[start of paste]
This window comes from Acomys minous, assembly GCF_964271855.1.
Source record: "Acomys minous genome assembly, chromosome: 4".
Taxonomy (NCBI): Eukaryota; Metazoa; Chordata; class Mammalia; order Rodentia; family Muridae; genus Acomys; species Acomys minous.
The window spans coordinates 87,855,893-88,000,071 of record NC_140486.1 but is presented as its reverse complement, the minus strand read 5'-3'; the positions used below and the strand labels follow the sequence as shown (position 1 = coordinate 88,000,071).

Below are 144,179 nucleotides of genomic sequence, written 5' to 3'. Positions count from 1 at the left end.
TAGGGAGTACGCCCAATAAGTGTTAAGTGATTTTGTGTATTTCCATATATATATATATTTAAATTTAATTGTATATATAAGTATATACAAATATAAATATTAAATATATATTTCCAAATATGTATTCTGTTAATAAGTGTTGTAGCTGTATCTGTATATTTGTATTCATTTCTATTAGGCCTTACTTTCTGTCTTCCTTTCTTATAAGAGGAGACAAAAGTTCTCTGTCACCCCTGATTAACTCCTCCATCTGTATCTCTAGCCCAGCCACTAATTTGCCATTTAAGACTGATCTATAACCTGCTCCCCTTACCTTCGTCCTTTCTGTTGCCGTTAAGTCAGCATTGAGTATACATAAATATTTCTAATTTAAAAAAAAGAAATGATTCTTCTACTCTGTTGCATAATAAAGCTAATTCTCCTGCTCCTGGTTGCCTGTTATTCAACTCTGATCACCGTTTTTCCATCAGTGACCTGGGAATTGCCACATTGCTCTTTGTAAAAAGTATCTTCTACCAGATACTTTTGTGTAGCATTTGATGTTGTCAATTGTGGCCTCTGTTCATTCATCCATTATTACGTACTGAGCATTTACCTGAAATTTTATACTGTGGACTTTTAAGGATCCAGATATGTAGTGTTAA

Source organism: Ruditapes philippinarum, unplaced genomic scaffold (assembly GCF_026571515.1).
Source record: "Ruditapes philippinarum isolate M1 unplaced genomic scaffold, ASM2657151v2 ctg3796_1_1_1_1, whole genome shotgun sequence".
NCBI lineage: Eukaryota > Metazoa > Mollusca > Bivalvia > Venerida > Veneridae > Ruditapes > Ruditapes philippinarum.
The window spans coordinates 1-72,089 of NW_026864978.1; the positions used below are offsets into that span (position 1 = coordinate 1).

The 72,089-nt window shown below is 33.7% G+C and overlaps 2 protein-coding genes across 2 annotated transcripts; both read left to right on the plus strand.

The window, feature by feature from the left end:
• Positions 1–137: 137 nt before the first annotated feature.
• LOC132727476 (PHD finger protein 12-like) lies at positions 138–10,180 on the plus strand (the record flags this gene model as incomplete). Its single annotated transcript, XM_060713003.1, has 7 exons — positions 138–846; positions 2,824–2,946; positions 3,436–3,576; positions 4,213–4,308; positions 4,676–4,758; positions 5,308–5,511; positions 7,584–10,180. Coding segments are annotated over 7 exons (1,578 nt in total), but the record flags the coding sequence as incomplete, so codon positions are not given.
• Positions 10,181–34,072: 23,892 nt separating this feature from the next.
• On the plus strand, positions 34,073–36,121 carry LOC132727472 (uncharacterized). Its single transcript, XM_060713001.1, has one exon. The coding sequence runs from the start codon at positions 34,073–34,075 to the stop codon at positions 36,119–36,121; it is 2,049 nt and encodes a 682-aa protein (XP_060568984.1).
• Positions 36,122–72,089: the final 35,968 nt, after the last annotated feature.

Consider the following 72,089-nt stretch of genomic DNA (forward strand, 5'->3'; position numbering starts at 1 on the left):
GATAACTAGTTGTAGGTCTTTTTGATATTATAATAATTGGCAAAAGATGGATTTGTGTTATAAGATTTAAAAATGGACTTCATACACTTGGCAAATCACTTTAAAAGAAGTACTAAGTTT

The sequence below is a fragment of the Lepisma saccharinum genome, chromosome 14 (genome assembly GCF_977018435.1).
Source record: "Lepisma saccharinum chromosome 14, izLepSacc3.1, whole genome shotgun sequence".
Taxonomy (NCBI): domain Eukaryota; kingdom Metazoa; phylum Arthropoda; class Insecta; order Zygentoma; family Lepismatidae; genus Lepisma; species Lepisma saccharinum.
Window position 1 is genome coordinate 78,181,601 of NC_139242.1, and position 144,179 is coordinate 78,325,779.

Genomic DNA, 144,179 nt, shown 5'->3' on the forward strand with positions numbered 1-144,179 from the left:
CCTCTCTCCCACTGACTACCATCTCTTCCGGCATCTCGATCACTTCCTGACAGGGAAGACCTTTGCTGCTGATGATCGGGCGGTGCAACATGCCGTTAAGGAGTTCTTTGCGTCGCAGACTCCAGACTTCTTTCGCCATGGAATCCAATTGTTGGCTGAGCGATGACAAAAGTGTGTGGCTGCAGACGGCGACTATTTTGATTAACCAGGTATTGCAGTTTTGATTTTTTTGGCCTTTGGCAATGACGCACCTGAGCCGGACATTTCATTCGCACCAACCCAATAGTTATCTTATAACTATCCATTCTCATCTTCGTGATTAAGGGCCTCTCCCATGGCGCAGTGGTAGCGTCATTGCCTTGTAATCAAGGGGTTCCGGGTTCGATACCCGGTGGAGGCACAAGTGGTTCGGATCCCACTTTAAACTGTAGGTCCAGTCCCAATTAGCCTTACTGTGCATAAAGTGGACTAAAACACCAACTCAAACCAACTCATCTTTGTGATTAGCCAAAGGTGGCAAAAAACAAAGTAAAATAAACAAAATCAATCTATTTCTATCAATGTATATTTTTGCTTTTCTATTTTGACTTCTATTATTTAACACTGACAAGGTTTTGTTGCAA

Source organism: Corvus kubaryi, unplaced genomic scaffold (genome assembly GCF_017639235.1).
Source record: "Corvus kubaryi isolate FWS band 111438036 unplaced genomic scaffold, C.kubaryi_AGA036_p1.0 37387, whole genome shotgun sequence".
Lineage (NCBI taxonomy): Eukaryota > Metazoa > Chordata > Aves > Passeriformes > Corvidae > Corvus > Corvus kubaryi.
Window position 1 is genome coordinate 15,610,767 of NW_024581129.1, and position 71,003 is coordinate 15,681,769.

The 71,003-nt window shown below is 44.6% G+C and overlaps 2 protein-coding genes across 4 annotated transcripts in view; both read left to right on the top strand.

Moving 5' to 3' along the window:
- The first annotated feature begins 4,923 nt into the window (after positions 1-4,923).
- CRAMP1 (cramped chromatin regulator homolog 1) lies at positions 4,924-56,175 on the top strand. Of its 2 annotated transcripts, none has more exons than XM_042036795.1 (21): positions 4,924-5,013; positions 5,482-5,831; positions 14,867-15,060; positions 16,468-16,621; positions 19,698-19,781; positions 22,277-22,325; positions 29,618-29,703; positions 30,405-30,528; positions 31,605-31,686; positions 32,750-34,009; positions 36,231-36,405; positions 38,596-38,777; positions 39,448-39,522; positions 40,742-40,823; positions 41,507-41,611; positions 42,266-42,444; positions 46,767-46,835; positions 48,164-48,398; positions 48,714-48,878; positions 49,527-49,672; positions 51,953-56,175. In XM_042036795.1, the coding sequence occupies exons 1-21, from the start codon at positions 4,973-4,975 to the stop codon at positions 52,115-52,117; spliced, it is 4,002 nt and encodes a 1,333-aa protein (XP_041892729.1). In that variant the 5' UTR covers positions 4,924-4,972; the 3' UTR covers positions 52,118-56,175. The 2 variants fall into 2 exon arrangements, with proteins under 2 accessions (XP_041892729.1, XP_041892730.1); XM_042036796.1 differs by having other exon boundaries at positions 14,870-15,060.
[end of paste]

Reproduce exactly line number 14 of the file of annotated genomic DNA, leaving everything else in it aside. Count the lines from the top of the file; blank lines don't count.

• LOC132727476 (PHD finger protein 12-like) lies at positions 138–10,180 on the plus strand (the record flags this gene model as incomplete). Its single annotated transcript, XM_060713003.1, has 7 exons — positions 138–846; positions 2,824–2,946; positions 3,436–3,576; positions 4,213–4,308; positions 4,676–4,758; positions 5,308–5,511; positions 7,584–10,180. Coding segments are annotated over 7 exons (1,578 nt in total), but the record flags the coding sequence as incomplete, so codon positions are not given.